The end of phones in the street in New York

 

The end of a myth and famous movie scenes in New York like in Serpico with Al Pacino and Taxi Driver with Robert de Niro. The famous “payphone booth”, was replaced for a few years by free wifi terminals.

Despite everything, Manhattan will keep four phone booths closed, those in which the journalist Clark Kent, the famous Superman, changes into a superhero.

On May 23, 2022, the city of New York put an end to a myth popularized in popular culture during decades of comics, photos, movies and television. In front of the press, city officials and Manhattan Borough President and Mayor Mark Levine had the last “booth” housing two phones, which sat at the corner of 7th Avenue and 50th Street in the center of New York Island, marked with the bluebell logo of the telecommunications company Bell System, dismantled and placed on a truck.

Anyway, it was a good idea because pay phones started to disappear from the streets of New York in the early 2000s as cell phones appeared, and then in the 2010s with the explosion of smartphones. Starting in 2015, Manhattan accelerated the installation of thousands of LinkNYC kiosks offering free wifi and local calls. These new kiosks are expected to gradually connect to the 5G network.

“This is really the end of an era, but also hopefully the beginning of a new era with more equal access to technology,” Levine boasted, referring to Manhattan’s northern neighbourhoods, Harlem in particular, which are less well covered by phone and internet networks.

Manhattan will keep four old-fashioned phone booths with or without a swinging door in the most upscale Upper West Side, on West End Avenue at 66th, 90th, 100th and 101st Streets.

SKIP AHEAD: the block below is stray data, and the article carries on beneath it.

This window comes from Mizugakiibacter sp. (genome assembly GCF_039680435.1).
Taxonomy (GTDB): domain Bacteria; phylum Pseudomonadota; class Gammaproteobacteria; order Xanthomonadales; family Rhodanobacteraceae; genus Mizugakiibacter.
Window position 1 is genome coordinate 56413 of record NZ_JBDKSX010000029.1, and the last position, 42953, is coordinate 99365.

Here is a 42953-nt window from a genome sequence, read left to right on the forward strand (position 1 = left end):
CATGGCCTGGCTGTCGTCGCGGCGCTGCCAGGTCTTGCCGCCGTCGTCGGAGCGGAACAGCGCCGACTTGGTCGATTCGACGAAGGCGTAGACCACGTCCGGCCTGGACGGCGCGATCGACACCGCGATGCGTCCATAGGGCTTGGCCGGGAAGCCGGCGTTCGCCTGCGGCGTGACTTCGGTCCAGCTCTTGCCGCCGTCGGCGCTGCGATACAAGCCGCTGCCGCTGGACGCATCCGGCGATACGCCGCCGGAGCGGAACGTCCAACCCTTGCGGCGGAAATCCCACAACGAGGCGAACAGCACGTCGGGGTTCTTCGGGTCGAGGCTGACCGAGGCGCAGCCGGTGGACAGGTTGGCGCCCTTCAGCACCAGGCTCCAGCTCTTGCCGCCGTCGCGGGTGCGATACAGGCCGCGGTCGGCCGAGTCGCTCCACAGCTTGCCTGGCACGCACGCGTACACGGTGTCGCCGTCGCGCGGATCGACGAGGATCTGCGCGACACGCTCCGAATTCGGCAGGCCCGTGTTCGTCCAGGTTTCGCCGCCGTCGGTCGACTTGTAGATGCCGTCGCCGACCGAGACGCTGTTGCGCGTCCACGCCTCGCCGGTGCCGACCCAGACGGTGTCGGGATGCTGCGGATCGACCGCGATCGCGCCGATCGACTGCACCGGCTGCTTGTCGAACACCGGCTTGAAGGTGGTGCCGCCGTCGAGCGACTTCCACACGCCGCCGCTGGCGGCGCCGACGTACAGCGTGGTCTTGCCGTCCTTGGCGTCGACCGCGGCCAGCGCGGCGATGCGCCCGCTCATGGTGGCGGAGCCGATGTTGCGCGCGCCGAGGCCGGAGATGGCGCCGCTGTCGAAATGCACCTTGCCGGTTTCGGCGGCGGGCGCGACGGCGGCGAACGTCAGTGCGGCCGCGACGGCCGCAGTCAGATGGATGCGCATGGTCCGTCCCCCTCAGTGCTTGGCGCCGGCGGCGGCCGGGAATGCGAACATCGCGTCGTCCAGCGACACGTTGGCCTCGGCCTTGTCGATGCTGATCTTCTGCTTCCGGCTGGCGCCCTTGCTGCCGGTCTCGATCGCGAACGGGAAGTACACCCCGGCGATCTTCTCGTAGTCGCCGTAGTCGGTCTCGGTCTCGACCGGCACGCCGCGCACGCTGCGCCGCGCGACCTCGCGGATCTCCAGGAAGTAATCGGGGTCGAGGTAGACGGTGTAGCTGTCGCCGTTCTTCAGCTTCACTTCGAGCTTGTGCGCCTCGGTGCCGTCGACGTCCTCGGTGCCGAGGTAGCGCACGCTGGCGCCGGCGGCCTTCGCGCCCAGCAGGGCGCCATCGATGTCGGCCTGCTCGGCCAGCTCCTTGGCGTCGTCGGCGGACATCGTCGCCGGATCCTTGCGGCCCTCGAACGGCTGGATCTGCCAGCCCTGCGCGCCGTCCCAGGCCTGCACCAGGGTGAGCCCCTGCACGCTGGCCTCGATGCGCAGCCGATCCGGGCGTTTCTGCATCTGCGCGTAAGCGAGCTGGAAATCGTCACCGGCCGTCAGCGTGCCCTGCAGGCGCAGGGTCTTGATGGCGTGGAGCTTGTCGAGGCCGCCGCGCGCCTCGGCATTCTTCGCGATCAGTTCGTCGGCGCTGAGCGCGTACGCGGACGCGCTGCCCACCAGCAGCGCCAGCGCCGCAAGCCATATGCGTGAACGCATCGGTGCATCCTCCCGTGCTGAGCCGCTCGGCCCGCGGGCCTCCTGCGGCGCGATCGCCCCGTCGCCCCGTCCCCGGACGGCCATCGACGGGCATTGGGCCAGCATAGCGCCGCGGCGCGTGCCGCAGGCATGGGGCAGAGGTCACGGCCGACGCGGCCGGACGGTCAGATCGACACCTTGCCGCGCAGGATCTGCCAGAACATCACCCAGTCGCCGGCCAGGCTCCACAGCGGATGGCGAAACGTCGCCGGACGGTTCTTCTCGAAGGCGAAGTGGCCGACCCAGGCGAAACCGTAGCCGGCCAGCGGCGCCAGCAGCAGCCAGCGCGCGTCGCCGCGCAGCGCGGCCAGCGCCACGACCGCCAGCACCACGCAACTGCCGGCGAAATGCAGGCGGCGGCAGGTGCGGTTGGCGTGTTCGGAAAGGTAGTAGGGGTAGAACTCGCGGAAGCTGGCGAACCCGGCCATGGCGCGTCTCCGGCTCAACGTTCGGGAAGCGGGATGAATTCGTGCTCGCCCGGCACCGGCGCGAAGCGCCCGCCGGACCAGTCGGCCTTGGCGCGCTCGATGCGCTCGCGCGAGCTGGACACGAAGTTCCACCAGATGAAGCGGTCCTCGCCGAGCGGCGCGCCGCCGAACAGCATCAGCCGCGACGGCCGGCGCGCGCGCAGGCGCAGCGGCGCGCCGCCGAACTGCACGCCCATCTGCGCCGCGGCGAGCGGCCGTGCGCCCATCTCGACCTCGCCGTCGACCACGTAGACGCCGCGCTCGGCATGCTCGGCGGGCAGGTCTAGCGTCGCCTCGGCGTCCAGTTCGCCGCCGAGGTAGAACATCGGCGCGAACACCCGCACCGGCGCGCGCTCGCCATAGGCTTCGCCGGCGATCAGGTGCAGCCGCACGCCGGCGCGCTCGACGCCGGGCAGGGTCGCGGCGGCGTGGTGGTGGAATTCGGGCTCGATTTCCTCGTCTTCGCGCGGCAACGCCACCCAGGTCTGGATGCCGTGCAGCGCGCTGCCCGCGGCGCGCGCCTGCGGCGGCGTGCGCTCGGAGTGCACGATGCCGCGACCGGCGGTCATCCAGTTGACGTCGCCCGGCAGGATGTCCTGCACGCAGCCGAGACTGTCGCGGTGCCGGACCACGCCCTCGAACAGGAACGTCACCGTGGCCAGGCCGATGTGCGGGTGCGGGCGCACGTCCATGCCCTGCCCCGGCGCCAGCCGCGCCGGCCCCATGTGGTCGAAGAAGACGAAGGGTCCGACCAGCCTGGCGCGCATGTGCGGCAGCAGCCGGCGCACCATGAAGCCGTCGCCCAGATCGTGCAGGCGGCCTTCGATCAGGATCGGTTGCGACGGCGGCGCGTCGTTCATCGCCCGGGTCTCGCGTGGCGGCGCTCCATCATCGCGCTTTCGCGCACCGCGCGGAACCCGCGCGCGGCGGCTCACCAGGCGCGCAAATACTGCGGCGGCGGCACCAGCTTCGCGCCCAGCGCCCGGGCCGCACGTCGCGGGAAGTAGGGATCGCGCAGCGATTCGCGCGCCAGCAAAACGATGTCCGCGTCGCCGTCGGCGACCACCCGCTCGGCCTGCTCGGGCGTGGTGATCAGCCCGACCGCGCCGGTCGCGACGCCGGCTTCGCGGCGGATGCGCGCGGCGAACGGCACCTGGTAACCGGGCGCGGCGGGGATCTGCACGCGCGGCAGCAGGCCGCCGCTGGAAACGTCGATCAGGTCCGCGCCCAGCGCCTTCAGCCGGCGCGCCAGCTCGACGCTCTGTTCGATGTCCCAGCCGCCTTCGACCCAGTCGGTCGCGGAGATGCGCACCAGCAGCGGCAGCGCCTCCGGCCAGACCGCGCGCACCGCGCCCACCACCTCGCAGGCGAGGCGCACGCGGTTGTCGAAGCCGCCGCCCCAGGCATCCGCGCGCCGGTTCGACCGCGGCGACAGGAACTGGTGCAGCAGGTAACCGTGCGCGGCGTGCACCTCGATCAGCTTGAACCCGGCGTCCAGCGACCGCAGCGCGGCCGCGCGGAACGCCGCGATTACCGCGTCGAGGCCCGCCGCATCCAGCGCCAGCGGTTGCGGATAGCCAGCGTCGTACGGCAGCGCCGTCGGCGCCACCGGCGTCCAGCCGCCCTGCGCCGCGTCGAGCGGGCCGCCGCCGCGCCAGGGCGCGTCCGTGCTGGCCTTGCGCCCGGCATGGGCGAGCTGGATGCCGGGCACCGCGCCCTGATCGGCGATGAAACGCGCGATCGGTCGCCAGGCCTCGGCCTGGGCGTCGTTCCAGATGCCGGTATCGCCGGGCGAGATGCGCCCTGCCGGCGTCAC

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The end of phones in the street in New York

 

The end of a myth and famous movie scenes in New York like in Serpico with Al Pacino and Taxi Driver with Robert de Niro. The famous "payphone booth", was replaced for a few years by free wifi terminals.

Despite everything, Manhattan will keep four phone booths closed, those in which the journalist Clark Kent, the famous Superman, changes into a superhero.

On May 23, 2022, the city of New York put an end to a myth popularized in popular culture during decades of comics, photos, movies and television. In front of the press, city officials and Manhattan Borough President and Mayor Mark Levine had the last "booth" housing two phones, which sat at the corner of 7th Avenue and 50th Street in the center of New York Island, marked with the bluebell logo of the telecommunications company Bell System, dismantled and placed on a truck.

Anyway, it was a good idea because pay phones started to disappear from the streets of New York in the early 2000s as cell phones appeared, and then in the 2010s with the explosion of smartphones. Starting in 2015, Manhattan accelerated the installation of thousands of LinkNYC kiosks offering free wifi and local calls. These new kiosks are expected to gradually connect to the 5G network.

"This is really the end of an era, but also hopefully the beginning of a new era with more equal access to technology," Levine boasted, referring to Manhattan's northern neighbourhoods, Harlem in particular, which are less well covered by phone and internet networks.

Manhattan will keep four old-fashioned phone booths with or without a swinging door in the most upscale Upper West Side, on West End Avenue at 66th, 90th, 100th and 101st Streets.

 

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